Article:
Statue of Saint Valentine, Whitefriars Church, Dublin

Dublin’s Romantic Heart

If you have romantic Irish gifts on your mind, you might enjoy learning a bit about Ireland’s connection to the patron saint of romance and love. You may know the old song with the line ‘I left my heart in San Francisco…’, but did you know someone did leave their actual heart in Dublin? That someone is none other than St. Valentine himself. In fairness, he didn’t leave his heart in Ireland’s capital city himself.

The reliquary containing St. Valentine’s Heart

Valentine was born in Terni, Italy and had a controversial career as a priest or bishop during the rule of Emperor Claudius II. The details differ in different accounts, but the general gist of his life story is that he got in trouble with the Roman authorities for conducting weddings for Christian couples. He was captured and held prisoner in the home of a nobleman. While there, he healed the daughter of the nobleman’s daughter, inspiring the entire household to convert to Christianity. This only angered the emperor more, and Valentine was tortured and killed. He was buried in Terni, but later his relics – parts of his body – were sent to various other places. 

The popular saint’s skull is in Rome, and his heart is in Dublin. Various other relics are in England, Scotland, France, Poland, Malta and the Czech Republic. In addition to his high-profile role as the patron saint of love, engaged and married couples, Valentine is also the patron saint of beekeepers, travelers, and young people. Pictures of St. Valentine traditionally include roses and birds.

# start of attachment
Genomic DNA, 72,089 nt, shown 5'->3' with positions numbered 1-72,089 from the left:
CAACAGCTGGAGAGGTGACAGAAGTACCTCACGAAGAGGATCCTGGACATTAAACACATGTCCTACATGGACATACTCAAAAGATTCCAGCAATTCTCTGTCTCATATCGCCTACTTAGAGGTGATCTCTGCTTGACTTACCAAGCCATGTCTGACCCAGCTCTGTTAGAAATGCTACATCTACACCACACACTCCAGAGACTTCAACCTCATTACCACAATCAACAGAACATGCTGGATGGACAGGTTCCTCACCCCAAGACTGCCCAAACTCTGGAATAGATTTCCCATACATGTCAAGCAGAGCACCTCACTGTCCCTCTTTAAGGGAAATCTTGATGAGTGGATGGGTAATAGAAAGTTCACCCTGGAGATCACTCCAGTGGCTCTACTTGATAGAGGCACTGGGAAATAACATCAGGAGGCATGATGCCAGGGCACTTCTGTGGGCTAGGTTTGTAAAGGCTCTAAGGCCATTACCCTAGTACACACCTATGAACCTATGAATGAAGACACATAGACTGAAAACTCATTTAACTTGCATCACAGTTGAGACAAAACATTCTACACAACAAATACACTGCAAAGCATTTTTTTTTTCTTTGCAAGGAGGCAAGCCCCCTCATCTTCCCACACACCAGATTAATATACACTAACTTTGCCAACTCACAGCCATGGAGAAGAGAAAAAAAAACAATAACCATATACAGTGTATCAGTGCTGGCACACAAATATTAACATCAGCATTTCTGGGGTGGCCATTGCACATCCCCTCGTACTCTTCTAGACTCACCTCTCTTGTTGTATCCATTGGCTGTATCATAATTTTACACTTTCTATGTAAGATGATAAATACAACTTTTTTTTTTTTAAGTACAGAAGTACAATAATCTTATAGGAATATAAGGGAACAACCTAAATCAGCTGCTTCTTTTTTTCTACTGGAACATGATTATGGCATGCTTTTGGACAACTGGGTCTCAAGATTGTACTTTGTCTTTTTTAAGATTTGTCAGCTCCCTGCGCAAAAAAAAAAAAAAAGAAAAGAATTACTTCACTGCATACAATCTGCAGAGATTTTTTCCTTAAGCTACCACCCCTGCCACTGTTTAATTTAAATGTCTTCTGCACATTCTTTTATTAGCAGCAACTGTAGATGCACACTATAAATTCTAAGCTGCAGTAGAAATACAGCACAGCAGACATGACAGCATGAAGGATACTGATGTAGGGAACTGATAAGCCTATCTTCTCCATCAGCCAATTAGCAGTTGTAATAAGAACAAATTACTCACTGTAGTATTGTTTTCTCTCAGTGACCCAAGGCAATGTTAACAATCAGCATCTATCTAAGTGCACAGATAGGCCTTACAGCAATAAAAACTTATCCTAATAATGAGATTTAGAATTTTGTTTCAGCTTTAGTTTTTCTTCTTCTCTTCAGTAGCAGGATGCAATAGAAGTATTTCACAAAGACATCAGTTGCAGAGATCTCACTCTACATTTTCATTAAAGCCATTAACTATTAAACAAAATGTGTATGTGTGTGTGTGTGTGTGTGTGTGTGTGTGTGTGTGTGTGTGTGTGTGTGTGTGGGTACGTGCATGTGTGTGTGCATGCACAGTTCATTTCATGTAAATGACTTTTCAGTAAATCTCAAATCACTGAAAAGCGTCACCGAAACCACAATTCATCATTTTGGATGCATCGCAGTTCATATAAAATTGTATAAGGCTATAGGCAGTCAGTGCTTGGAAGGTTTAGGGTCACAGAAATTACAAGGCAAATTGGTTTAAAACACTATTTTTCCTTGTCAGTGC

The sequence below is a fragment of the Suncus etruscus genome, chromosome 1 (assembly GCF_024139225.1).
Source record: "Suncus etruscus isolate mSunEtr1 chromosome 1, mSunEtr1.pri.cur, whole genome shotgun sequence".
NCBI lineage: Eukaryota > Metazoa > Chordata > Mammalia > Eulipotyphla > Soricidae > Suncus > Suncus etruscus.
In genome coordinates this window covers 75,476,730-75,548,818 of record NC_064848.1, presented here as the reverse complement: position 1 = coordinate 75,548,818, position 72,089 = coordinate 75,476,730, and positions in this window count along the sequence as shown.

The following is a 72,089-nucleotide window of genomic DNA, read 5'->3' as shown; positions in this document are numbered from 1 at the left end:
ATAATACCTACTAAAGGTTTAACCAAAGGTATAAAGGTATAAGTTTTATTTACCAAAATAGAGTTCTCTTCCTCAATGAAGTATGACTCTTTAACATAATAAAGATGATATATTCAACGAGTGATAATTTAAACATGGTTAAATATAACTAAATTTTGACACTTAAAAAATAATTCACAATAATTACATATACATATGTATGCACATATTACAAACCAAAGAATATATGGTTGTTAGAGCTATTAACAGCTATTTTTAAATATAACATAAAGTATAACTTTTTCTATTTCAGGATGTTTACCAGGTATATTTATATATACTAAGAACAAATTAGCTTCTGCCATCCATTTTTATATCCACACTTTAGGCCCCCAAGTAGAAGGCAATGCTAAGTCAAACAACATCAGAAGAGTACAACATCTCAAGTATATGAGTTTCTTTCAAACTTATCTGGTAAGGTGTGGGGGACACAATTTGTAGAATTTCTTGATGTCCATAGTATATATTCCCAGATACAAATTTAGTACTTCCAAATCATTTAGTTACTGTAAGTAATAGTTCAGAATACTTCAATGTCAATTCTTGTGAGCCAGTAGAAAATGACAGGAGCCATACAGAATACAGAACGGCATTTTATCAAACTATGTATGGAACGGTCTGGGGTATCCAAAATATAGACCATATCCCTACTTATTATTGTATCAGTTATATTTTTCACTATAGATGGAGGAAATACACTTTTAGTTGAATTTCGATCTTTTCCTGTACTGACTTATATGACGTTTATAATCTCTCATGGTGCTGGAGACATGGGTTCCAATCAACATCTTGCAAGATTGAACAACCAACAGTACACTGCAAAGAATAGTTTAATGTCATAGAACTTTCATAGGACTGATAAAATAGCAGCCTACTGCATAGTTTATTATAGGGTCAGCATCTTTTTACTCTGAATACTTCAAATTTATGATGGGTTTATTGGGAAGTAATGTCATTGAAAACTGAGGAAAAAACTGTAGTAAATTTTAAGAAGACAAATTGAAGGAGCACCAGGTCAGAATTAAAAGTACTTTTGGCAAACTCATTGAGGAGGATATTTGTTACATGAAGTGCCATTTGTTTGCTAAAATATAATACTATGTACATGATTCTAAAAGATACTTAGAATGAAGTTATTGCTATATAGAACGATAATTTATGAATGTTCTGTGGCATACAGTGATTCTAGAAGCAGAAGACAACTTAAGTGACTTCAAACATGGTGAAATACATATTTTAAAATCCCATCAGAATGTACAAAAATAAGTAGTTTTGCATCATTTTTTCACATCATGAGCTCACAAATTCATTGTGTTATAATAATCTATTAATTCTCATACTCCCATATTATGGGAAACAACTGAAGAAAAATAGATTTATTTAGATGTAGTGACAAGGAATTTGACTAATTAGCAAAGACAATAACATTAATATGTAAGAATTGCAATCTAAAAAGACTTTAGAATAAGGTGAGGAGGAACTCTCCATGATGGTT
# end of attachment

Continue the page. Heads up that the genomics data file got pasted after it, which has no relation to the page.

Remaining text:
How Did St. Valentine’s Heart Get to Dublin?

A lot can change in 1,500 years. When St Valentine was martyred on 14th February in 269 or 270 AD, the Roman Empire was decidedly not Christian. That’s why Valentine was killed. But when Irish priest John Spratt visited Rome in 1835, he was welcomed by Pope Gregory XVI, leader of the Catholic Church, and many other Catholic leaders.

Spratt’s reputation preceded him, thanks to a group of Irish Jesuits who had visited the pope previously. Spratt was a philanthropist, and he’d recently built a new church in his hometown of Dublin. Pope Gregory was so impressed with Spratt that he gifted him a very special relic of the patron saint of love – his heart. That relic has been housed at Whitefriar Street Church in Dublin since 1836.

Many Irish gifts are very romantic. The Claddagh ring features rich romantic symbols and a beautiful backstory of love triumphing against the odds. That famous motif now appears on many different types and styles of Celtic jewelry – not only rings. The infinite loops of Celtic knotwork are another beloved symbol of eternal love.

France and Italy get a lot of attention for being very romantic places, but it’s hard to compete with the wild, roaring Atlantic at sunset or the cozy blaze of a fire in a thatched cottage or a walk down a country lane lined by hedgerows full of singing birds. How could we be anything but romantic when the actual heart of the patron saint of couples is in our capital city?